# Craig A. Hunter

Apr
20
2020

#### Exploring Coronavirus Data with Calculus

Please note: I am a rocket scientist and former Calculus professor, but I am not a medical doctor or public health professional. This work should not be used for medical or operational guidance without consulting proper professionals.

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When public health experts talk about flattening the curve, they generally show a graph with a curve bending over and we all have this mental picture of decelerating the rate of spread and limiting the number of new and active infections of coronavirus. The focus is on minimizing new cases so we reduce the daily load on our healthcare system. These graphs tend to be notional and convey the idea in a simple way everyone can understand.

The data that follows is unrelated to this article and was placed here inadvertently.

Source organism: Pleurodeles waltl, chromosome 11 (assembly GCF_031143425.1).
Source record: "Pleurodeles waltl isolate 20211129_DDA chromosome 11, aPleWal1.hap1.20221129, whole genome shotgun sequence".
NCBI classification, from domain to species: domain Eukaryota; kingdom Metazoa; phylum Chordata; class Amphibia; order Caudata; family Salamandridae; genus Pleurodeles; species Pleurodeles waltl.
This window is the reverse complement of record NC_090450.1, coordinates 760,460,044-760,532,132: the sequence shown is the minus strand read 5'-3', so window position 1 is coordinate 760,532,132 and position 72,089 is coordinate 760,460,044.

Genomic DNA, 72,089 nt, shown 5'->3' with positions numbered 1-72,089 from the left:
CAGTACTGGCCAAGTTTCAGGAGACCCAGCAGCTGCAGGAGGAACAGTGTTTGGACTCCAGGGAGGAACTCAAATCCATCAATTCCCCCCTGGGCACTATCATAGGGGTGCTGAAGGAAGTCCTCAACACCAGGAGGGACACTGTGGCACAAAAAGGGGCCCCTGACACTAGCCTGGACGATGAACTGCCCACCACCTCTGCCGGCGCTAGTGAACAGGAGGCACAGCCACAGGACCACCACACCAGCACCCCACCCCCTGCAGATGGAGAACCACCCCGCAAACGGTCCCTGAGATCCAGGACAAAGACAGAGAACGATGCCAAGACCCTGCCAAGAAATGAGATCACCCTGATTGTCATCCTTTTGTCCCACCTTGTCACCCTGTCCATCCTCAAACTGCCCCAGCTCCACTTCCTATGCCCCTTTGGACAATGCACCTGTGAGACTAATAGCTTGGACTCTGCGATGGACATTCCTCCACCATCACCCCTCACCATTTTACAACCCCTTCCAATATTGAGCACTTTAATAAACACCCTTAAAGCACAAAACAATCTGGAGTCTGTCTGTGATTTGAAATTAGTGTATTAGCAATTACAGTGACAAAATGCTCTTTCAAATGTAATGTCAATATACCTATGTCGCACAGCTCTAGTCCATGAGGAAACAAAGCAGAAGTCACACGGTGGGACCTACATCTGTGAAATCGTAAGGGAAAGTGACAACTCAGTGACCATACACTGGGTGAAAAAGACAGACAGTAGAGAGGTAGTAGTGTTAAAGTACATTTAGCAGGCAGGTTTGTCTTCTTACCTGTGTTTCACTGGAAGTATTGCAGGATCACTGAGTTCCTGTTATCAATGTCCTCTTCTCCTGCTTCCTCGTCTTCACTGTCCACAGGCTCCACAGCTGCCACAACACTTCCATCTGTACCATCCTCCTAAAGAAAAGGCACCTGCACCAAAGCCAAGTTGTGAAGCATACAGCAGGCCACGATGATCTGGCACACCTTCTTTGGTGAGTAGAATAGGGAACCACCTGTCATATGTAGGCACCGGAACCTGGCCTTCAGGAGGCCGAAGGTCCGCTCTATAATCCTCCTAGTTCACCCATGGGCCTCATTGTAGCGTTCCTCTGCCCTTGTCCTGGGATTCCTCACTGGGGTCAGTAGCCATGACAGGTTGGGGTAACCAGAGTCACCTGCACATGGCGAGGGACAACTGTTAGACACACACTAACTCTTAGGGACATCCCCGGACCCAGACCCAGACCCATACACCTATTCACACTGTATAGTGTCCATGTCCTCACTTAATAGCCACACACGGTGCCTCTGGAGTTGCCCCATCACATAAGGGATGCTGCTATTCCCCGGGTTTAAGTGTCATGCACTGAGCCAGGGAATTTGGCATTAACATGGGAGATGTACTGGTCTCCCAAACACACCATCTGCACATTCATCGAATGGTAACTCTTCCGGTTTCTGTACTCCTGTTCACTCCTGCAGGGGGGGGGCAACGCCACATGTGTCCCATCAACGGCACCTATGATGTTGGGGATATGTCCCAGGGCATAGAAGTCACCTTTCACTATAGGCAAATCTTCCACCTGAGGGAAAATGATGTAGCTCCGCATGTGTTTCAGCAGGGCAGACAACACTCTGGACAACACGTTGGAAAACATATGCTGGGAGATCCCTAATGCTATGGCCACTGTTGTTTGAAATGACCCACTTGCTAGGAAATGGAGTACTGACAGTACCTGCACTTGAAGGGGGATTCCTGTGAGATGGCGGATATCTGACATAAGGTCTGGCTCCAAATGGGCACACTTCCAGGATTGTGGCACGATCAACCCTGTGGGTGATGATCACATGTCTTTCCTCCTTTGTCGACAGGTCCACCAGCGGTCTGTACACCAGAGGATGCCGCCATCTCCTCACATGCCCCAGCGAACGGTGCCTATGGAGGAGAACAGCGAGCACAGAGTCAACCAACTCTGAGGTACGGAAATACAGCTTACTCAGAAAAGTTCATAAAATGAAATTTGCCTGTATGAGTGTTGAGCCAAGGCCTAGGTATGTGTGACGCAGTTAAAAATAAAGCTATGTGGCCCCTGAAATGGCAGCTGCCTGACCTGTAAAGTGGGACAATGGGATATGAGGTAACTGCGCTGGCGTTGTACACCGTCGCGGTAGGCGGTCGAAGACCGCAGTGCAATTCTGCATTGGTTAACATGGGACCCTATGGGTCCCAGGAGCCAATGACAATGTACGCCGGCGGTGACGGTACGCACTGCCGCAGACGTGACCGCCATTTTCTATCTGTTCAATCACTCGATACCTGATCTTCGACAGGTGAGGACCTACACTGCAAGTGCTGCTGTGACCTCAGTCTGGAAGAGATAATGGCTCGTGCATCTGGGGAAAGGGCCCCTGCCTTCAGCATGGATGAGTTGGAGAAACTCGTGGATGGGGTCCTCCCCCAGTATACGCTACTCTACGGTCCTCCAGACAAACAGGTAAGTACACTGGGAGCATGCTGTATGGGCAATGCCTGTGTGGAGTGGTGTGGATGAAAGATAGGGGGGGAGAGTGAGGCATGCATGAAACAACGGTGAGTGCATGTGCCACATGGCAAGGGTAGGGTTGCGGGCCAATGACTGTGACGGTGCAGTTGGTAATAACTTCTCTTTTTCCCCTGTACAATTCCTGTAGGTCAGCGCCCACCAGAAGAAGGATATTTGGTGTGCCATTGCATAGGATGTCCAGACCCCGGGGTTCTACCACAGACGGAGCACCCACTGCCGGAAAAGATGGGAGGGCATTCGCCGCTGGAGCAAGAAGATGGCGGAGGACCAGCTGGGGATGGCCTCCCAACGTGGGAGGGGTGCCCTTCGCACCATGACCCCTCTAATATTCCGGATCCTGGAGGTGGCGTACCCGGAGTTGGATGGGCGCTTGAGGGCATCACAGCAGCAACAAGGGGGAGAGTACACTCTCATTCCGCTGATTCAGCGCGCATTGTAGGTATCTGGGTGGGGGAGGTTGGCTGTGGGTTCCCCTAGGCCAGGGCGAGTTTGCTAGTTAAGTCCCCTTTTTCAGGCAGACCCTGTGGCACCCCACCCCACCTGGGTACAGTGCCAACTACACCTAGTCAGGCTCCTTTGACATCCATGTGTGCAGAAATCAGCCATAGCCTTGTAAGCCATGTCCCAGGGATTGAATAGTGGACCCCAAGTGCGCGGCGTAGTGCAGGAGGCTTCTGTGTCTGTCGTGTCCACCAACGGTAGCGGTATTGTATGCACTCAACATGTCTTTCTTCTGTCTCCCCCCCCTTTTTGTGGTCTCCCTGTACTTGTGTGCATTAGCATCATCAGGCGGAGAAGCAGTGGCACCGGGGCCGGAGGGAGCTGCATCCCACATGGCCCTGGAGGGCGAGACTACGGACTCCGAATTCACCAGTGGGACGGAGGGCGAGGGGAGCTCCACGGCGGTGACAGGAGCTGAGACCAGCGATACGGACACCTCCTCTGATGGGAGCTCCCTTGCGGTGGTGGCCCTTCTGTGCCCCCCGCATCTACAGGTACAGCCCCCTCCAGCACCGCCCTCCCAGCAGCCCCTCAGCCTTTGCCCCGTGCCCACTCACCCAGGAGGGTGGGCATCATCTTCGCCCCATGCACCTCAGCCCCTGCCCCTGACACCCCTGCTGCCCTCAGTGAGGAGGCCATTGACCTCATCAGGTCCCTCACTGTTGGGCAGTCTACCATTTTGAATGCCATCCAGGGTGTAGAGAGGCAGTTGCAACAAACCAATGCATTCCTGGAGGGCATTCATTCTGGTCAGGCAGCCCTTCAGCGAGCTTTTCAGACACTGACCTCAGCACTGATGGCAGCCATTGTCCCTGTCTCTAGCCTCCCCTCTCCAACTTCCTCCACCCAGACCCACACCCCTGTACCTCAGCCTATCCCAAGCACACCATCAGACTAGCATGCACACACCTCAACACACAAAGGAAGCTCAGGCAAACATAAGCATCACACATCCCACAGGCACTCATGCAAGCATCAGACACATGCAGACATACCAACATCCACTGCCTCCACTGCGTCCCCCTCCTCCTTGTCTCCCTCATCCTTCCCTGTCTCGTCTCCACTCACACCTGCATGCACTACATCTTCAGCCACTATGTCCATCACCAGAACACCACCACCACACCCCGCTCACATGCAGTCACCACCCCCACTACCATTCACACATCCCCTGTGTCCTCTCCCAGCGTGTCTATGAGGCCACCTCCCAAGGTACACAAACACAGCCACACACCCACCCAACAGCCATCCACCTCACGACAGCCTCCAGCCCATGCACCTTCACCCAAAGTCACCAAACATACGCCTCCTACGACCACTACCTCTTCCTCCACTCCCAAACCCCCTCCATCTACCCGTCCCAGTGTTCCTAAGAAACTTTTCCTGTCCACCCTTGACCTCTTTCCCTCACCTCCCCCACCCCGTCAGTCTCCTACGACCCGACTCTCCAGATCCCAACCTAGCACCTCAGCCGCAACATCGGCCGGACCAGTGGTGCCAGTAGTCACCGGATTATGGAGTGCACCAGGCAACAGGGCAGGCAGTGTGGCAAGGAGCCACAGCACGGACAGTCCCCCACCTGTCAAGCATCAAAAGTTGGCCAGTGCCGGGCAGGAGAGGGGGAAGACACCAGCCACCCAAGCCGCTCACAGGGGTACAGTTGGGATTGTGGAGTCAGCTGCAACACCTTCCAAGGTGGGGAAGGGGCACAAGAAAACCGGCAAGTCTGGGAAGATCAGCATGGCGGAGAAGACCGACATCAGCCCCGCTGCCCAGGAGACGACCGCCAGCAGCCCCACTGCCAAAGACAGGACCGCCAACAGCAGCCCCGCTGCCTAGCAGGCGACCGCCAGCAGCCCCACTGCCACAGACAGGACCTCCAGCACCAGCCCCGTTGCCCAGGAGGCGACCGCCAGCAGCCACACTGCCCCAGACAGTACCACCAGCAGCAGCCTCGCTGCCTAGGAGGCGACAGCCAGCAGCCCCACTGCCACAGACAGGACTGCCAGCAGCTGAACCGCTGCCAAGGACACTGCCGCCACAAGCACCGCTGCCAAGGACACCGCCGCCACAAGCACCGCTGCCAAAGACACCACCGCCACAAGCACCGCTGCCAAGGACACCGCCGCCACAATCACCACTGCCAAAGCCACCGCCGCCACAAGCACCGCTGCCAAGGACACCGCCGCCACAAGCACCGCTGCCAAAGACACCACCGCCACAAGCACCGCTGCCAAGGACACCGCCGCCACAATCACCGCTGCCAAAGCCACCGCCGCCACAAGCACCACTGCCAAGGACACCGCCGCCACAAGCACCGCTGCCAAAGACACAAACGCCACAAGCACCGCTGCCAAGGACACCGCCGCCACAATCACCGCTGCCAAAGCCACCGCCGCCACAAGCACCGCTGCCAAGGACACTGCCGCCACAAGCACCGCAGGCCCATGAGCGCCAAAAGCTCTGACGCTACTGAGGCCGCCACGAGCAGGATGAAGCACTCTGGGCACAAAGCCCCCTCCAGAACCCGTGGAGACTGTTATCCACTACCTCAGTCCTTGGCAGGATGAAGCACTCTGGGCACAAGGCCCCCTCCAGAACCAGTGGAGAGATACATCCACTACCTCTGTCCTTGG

As we track the actual spread of coronavirus, we shift to real data, tabulated daily. Many of the graphs we see show the total number of infections as a function of time, and look like this: Figure 1: Total Coronavirus Infections in New York State from
March 1 - April 18, 2020. Data from Johns Hopkins.

That particular graph shows actual data for New York state from March 1 – April 18, 2020. The curve is bending over and appears to be flattening. What is rarely mentioned, however, is that the vertical axis of the graph – the number of infections – uses a logarithmic (log) scale. Log scales are great for plotting data that has a wide range in magnitudes, and they are even better if you want to think about relative differences. On a log scale with base 10, the difference between 1 and 10 is treated the same as the difference between 10 and 100, 100 and 1000, and so on. Even the difference between 1,000,000 and 10,000,000 is treated the same. They all represent a factor of 10 change.